"This American Life" Retracts Apple Story

Officials with public radio program say details of report broadcast in January were fabricated

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    NEWSLETTERS

    Employees work at the Foxconn factory in China.

    The public radio program "This American Life" is retracting a story broadcast in January about Apple's operations in China, citing "numerous fabrications."

    The program said in a statement that Friday's broadcast will detail inconsistencies in the episode that originally aired Jan. 6 and is the program's most popular podcast.

    Ira Glass, the show's host and producer, wrote:

    We're horrified to have let something like this onto public radio. Many dedicated reporters and editors -- our friends and colleagues -- have worked for years to build the reputation for accuracy and integrity that the journalism on public radio enjoys. It's trusted by so many people for good reason. Our program adheres to the same journalistic standards as the other national shows, and in this case, we did not live up to those standards.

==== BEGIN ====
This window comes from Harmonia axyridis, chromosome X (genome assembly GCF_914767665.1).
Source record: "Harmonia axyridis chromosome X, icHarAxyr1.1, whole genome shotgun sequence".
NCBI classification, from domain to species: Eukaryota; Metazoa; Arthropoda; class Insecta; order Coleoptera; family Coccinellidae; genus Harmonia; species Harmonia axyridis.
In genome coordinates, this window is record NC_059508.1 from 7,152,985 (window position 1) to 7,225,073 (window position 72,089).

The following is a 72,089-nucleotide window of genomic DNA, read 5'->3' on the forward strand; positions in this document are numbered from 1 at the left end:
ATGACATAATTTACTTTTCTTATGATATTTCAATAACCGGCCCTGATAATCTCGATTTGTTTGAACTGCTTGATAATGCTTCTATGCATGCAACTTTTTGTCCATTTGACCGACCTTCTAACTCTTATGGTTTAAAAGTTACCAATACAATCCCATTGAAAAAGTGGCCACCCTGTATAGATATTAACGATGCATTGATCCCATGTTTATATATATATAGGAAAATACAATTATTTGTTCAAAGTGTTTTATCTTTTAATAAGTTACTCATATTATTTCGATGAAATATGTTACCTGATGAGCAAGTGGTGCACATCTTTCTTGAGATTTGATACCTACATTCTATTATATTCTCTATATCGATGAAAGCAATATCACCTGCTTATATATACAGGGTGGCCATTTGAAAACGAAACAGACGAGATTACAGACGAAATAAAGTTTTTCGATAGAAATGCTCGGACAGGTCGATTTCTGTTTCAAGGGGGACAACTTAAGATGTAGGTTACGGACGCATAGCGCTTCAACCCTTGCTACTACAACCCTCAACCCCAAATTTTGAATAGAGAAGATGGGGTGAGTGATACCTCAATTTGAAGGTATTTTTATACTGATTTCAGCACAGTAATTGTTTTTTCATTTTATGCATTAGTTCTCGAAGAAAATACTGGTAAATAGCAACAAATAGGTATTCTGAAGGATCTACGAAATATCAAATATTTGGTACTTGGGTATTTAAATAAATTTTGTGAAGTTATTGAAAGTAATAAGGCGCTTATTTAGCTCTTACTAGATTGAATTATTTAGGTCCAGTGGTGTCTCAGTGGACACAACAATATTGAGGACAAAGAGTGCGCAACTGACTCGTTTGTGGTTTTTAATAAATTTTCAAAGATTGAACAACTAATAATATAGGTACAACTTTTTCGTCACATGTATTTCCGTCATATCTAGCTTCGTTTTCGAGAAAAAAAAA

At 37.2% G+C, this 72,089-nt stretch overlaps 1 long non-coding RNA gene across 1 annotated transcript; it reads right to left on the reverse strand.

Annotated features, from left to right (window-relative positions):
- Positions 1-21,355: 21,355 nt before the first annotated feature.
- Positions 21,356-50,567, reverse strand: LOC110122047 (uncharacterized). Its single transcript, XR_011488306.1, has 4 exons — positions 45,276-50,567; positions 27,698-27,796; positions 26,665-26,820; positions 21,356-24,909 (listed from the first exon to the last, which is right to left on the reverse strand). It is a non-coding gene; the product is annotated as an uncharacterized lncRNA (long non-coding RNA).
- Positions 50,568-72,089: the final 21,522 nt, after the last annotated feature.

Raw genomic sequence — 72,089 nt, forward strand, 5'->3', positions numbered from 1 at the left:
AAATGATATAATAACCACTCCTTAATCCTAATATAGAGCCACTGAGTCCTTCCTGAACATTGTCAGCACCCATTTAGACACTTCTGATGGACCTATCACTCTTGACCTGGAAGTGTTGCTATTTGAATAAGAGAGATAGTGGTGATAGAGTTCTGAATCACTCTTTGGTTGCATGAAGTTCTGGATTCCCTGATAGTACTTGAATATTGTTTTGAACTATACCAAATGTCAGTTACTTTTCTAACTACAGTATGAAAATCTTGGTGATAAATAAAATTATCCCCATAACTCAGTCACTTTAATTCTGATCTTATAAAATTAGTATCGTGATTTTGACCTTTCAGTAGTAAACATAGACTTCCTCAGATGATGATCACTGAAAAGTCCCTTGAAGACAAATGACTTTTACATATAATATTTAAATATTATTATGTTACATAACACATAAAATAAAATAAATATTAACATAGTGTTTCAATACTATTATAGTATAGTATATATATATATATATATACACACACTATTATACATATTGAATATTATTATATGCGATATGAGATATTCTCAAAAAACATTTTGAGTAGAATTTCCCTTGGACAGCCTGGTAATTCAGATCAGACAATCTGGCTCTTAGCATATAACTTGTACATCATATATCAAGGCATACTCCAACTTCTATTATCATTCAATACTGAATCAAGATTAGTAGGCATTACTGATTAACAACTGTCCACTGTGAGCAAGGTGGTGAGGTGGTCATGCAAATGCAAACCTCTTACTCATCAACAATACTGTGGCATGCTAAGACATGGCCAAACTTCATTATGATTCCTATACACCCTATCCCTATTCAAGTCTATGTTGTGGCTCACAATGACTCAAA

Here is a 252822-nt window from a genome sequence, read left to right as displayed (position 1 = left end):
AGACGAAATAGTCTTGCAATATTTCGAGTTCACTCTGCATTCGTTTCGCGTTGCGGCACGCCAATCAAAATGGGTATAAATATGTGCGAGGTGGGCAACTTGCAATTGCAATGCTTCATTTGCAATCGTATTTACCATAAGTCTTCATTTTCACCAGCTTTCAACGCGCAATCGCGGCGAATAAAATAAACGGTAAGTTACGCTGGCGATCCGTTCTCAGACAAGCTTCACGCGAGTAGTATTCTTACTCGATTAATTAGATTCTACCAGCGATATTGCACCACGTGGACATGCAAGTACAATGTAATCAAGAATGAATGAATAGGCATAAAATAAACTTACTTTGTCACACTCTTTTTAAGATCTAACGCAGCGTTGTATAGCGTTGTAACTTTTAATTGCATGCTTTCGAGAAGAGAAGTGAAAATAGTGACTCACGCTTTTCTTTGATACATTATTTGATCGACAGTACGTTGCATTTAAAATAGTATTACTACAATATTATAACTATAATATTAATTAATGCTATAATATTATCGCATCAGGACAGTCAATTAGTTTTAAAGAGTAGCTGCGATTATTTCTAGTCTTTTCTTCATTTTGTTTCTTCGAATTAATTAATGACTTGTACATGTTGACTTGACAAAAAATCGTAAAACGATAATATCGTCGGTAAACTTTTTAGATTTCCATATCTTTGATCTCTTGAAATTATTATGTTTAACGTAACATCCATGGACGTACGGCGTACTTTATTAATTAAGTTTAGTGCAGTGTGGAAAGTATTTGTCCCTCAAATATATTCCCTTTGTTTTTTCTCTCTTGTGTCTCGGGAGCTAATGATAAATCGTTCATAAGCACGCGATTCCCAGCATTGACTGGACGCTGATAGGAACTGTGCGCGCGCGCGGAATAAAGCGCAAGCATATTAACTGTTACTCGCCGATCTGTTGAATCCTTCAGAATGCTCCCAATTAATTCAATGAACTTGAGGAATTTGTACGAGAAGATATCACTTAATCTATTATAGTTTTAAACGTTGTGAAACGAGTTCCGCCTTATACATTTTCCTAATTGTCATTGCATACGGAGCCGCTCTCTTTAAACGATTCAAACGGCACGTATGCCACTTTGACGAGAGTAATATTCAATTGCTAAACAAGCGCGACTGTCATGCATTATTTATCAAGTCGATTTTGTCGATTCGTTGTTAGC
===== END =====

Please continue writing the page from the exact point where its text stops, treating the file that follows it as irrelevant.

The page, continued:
The initial program was an excerpt from a one-man theatrical show by writer Mike Daisey. In it, he describes meeting poisoned and mangled workers at Apple's factories in China.

    "This American Life" now says Daisey fabricated the workers and his interactions with them.

    The discrepancies were uncovered by a correspondent in China for the NPR show "Marketplace."

    Daisey said in a message posted on his website that he stands by his work and that what he does is theater, not journalism. 

    What I do is not journalism. The tools of the theater are not the same as the tools of journalism. For this reason, I regret that I allowed THIS AMERICAN LIFE to air an excerpt from my monologue. THIS AMERICAN LIFE is essentially a journalistic --not a theatrical -- enterprise, and as such it operates under a different set of rules and expectations. But this is my only regret. I am proud that my work seems to have sparked a growing storm of attention and concern over the often appalling conditions under which many of the high-tech products we love so much are assembled in China.

    "This American Life" is produced by Chicago Public Radio at its Navy Pier studios.